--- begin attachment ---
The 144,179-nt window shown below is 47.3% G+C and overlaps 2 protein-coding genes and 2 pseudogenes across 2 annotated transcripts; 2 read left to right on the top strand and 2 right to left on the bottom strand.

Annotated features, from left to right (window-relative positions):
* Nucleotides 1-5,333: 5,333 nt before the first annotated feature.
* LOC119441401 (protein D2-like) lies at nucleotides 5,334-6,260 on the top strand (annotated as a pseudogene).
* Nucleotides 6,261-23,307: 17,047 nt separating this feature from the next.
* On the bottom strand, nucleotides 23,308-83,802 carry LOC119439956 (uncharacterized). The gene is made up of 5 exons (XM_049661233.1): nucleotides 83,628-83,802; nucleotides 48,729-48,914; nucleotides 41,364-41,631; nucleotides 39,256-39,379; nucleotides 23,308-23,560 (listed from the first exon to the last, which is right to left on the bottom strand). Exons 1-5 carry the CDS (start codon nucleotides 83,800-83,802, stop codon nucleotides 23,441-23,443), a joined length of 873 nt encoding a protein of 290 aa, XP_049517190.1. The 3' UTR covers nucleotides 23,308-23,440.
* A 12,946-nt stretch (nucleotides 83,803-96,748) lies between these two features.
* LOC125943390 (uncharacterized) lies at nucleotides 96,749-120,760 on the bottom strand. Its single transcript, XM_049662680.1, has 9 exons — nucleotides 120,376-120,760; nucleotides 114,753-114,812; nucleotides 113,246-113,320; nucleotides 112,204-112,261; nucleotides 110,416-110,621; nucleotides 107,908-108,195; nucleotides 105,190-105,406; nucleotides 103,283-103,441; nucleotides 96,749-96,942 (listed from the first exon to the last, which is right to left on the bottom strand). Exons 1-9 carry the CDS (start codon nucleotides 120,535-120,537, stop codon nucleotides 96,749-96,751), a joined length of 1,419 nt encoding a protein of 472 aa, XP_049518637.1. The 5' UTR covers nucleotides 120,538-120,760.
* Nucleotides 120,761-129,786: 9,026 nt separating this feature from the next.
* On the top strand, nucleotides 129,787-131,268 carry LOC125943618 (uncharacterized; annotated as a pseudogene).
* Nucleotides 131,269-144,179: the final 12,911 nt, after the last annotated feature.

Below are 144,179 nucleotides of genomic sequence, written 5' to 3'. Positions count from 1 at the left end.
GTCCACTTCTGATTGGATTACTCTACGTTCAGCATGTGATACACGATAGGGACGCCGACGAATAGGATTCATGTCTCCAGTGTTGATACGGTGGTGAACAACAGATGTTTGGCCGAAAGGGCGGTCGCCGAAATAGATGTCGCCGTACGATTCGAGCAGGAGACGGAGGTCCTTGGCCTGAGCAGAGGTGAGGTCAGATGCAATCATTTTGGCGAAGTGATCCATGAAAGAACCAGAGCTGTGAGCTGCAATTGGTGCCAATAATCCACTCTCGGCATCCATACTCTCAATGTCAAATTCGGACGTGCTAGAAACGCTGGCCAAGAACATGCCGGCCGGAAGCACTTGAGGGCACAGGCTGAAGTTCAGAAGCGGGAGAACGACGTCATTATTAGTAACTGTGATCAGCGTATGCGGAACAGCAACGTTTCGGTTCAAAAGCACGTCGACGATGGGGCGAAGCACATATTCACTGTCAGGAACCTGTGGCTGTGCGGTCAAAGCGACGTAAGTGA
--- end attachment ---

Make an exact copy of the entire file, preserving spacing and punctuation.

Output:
The 144,179-nt window shown below is 47.3% G+C and overlaps 2 protein-coding genes and 2 pseudogenes across 2 annotated transcripts; 2 read left to right on the top strand and 2 right to left on the bottom strand.

Annotated features, from left to right (window-relative positions):
* Nucleotides 1-5,333: 5,333 nt before the first annotated feature.
* LOC119441401 (protein D2-like) lies at nucleotides 5,334-6,260 on the top strand (annotated as a pseudogene).
* Nucleotides 6,261-23,307: 17,047 nt separating this feature from the next.
* On the bottom strand, nucleotides 23,308-83,802 carry LOC119439956 (uncharacterized). The gene is made up of 5 exons (XM_049661233.1): nucleotides 83,628-83,802; nucleotides 48,729-48,914; nucleotides 41,364-41,631; nucleotides 39,256-39,379; nucleotides 23,308-23,560 (listed from the first exon to the last, which is right to left on the bottom strand). Exons 1-5 carry the CDS (start codon nucleotides 83,800-83,802, stop codon nucleotides 23,441-23,443), a joined length of 873 nt encoding a protein of 290 aa, XP_049517190.1. The 3' UTR covers nucleotides 23,308-23,440.
* A 12,946-nt stretch (nucleotides 83,803-96,748) lies between these two features.
* LOC125943390 (uncharacterized) lies at nucleotides 96,749-120,760 on the bottom strand. Its single transcript, XM_049662680.1, has 9 exons — nucleotides 120,376-120,760; nucleotides 114,753-114,812; nucleotides 113,246-113,320; nucleotides 112,204-112,261; nucleotides 110,416-110,621; nucleotides 107,908-108,195; nucleotides 105,190-105,406; nucleotides 103,283-103,441; nucleotides 96,749-96,942 (listed from the first exon to the last, which is right to left on the bottom strand). Exons 1-9 carry the CDS (start codon nucleotides 120,535-120,537, stop codon nucleotides 96,749-96,751), a joined length of 1,419 nt encoding a protein of 472 aa, XP_049518637.1. The 5' UTR covers nucleotides 120,538-120,760.
* Nucleotides 120,761-129,786: 9,026 nt separating this feature from the next.
* On the top strand, nucleotides 129,787-131,268 carry LOC125943618 (uncharacterized; annotated as a pseudogene).
* Nucleotides 131,269-144,179: the final 12,911 nt, after the last annotated feature.

Below are 144,179 nucleotides of genomic sequence, written 5' to 3'. Positions count from 1 at the left end.
GTCCACTTCTGATTGGATTACTCTACGTTCAGCATGTGATACACGATAGGGACGCCGACGAATAGGATTCATGTCTCCAGTGTTGATACGGTGGTGAACAACAGATGTTTGGCCGAAAGGGCGGTCGCCGAAATAGATGTCGCCGTACGATTCGAGCAGGAGACGGAGGTCCTTGGCCTGAGCAGAGGTGAGGTCAGATGCAATCATTTTGGCGAAGTGATCCATGAAAGAACCAGAGCTGTGAGCTGCAATTGGTGCCAATAATCCACTCTCGGCATCCATACTCTCAATGTCAAATTCGGACGTGCTAGAAACGCTGGCCAAGAACATGCCGGCCGGAAGCACTTGAGGGCACAGGCTGAAGTTCAGAAGCGGGAGAACGACGTCATTATTAGTAACTGTGATCAGCGTATGCGGAACAGCAACGTTTCGGTTCAAAAGCACGTCGACGATGGGGCGAAGCACATATTCACTGTCAGGAACCTGTGGCTGTGCGGTCAAAGCGACGTAAGTGA